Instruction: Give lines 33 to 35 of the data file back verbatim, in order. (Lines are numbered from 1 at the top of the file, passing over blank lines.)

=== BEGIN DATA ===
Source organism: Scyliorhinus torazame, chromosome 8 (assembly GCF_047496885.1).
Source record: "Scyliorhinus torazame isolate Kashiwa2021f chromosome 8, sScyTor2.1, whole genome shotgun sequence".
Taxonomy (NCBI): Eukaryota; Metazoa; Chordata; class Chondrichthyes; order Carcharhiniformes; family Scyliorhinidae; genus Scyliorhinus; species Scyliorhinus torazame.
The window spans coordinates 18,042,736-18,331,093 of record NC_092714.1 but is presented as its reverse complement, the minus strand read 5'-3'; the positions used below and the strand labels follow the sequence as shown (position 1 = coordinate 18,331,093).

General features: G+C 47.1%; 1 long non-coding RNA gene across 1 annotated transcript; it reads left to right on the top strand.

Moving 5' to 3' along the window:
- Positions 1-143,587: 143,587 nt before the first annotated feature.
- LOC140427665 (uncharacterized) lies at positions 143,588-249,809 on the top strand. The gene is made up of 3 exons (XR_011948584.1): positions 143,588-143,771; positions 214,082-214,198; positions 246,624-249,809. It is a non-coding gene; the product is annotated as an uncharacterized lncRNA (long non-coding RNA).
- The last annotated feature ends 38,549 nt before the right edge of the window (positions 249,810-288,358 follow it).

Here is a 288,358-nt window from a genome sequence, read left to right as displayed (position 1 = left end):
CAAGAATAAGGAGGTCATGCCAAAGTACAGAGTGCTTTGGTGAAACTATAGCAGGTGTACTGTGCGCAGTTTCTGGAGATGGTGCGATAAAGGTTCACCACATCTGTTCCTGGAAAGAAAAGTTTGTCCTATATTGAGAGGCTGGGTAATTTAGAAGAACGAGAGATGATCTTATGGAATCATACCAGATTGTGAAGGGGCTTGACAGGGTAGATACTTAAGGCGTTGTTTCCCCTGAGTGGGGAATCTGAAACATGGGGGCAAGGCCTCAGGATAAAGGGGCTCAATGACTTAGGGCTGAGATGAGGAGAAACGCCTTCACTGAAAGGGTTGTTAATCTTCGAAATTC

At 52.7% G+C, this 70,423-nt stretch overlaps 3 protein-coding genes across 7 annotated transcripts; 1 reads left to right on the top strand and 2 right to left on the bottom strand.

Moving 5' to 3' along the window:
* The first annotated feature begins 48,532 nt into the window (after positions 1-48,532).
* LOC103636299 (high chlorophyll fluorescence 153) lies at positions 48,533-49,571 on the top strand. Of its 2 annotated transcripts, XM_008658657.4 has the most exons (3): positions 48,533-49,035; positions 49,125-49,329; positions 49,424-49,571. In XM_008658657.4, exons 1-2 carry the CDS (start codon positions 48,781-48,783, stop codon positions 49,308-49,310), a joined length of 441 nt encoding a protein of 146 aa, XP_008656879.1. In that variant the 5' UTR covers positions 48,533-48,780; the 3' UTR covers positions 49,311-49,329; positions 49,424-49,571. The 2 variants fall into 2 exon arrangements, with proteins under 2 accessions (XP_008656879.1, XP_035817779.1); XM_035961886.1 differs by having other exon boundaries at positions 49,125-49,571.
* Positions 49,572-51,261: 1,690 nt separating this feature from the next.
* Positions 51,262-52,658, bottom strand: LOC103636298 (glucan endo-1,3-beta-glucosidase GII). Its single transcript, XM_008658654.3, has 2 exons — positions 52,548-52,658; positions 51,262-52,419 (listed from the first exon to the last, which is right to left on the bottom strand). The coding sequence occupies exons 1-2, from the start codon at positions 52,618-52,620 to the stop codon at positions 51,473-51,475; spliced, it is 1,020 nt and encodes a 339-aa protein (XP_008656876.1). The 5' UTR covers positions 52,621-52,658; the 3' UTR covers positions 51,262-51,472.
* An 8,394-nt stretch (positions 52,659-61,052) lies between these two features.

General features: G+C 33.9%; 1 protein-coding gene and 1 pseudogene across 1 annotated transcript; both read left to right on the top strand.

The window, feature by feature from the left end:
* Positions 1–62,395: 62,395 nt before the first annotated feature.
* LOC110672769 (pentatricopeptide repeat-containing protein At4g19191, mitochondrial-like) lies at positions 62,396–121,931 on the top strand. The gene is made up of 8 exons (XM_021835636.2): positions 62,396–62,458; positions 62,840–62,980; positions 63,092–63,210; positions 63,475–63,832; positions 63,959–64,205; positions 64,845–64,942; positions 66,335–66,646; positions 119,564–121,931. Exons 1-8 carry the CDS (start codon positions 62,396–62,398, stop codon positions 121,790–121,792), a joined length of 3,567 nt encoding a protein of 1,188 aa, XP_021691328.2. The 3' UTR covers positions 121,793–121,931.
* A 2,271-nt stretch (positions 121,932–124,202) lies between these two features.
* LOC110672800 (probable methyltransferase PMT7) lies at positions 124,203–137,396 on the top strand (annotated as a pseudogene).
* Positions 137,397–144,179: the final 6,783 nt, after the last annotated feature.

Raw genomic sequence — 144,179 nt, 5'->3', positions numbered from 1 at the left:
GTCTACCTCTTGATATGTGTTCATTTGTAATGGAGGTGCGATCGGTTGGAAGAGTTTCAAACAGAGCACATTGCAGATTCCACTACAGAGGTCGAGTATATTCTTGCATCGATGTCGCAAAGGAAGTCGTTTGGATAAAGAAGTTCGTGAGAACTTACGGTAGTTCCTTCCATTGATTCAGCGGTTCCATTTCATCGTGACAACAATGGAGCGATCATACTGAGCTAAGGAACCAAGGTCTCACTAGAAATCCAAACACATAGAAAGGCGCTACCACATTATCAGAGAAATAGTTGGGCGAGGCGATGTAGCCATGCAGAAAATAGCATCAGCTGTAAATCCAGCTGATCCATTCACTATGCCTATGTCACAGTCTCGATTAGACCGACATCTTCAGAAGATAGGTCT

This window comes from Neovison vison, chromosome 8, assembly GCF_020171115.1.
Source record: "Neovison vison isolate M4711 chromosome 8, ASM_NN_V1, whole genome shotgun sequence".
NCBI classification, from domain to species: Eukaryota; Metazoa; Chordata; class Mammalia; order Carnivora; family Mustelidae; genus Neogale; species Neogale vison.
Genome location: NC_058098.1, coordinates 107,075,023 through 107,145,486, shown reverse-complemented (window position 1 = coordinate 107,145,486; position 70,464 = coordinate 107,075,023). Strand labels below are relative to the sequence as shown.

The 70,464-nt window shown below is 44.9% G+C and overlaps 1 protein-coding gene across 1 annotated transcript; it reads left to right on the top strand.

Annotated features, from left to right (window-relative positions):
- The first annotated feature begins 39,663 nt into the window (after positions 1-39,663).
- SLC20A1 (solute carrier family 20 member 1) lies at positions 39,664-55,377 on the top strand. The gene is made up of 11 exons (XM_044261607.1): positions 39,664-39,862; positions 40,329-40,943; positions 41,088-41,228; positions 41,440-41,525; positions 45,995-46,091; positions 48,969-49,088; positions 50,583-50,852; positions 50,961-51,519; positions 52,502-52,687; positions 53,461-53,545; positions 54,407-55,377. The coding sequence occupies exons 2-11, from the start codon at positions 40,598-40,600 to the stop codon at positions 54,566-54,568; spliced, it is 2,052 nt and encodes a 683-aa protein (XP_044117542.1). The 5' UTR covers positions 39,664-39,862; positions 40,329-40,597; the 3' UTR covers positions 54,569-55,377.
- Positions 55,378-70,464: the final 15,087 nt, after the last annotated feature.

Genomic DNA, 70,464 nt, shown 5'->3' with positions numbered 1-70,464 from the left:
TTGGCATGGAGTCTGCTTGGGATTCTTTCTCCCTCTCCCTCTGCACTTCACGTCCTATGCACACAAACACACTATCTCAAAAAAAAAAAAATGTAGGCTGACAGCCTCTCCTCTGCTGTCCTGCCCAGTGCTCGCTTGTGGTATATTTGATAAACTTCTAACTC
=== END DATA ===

Annotated features, from left to right (window-relative positions):
- The first annotated feature begins 39,663 nt into the window (after positions 1-39,663).
- SLC20A1 (solute carrier family 20 member 1) lies at positions 39,664-55,377 on the top strand. The gene is made up of 11 exons (XM_044261607.1): positions 39,664-39,862; positions 40,329-40,943; positions 41,088-41,228; positions 41,440-41,525; positions 45,995-46,091; positions 48,969-49,088; positions 50,583-50,852; positions 50,961-51,519; positions 52,502-52,687; positions 53,461-53,545; positions 54,407-55,377. The coding sequence occupies exons 2-11, from the start codon at positions 40,598-40,600 to the stop codon at positions 54,566-54,568; spliced, it is 2,052 nt and encodes a 683-aa protein (XP_044117542.1). The 5' UTR covers positions 39,664-39,862; positions 40,329-40,597; the 3' UTR covers positions 54,569-55,377.